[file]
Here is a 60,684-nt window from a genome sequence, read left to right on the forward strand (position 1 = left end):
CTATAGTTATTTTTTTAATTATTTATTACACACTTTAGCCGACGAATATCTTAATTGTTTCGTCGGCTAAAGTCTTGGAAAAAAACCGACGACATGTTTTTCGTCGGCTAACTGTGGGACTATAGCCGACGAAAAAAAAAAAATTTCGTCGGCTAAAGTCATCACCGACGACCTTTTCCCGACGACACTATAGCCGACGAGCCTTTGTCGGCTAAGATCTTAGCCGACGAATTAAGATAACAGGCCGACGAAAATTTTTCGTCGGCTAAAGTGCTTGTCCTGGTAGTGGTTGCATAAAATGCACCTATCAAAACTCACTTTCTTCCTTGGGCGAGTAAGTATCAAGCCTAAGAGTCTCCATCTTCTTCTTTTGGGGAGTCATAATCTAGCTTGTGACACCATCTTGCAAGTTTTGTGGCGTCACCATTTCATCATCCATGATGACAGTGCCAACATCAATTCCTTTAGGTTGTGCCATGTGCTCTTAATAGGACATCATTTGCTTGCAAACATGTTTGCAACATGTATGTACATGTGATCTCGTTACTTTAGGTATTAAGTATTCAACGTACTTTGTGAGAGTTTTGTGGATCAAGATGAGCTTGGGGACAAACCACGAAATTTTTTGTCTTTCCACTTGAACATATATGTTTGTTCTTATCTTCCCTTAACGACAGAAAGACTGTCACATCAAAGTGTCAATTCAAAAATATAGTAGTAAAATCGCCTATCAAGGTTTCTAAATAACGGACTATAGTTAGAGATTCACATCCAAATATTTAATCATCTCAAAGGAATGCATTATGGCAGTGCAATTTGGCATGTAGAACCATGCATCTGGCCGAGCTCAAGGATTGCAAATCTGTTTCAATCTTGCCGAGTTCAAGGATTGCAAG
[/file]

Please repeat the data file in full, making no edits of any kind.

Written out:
Here is a 60,684-nt window from a genome sequence, read left to right on the forward strand (position 1 = left end):
CTATAGTTATTTTTTTAATTATTTATTACACACTTTAGCCGACGAATATCTTAATTGTTTCGTCGGCTAAAGTCTTGGAAAAAAACCGACGACATGTTTTTCGTCGGCTAACTGTGGGACTATAGCCGACGAAAAAAAAAAAATTTCGTCGGCTAAAGTCATCACCGACGACCTTTTCCCGACGACACTATAGCCGACGAGCCTTTGTCGGCTAAGATCTTAGCCGACGAATTAAGATAACAGGCCGACGAAAATTTTTCGTCGGCTAAAGTGCTTGTCCTGGTAGTGGTTGCATAAAATGCACCTATCAAAACTCACTTTCTTCCTTGGGCGAGTAAGTATCAAGCCTAAGAGTCTCCATCTTCTTCTTTTGGGGAGTCATAATCTAGCTTGTGACACCATCTTGCAAGTTTTGTGGCGTCACCATTTCATCATCCATGATGACAGTGCCAACATCAATTCCTTTAGGTTGTGCCATGTGCTCTTAATAGGACATCATTTGCTTGCAAACATGTTTGCAACATGTATGTACATGTGATCTCGTTACTTTAGGTATTAAGTATTCAACGTACTTTGTGAGAGTTTTGTGGATCAAGATGAGCTTGGGGACAAACCACGAAATTTTTTGTCTTTCCACTTGAACATATATGTTTGTTCTTATCTTCCCTTAACGACAGAAAGACTGTCACATCAAAGTGTCAATTCAAAAATATAGTAGTAAAATCGCCTATCAAGGTTTCTAAATAACGGACTATAGTTAGAGATTCACATCCAAATATTTAATCATCTCAAAGGAATGCATTATGGCAGTGCAATTTGGCATGTAGAACCATGCATCTGGCCGAGCTCAAGGATTGCAAATCTGTTTCAATCTTGCCGAGTTCAAGGATTGCAAG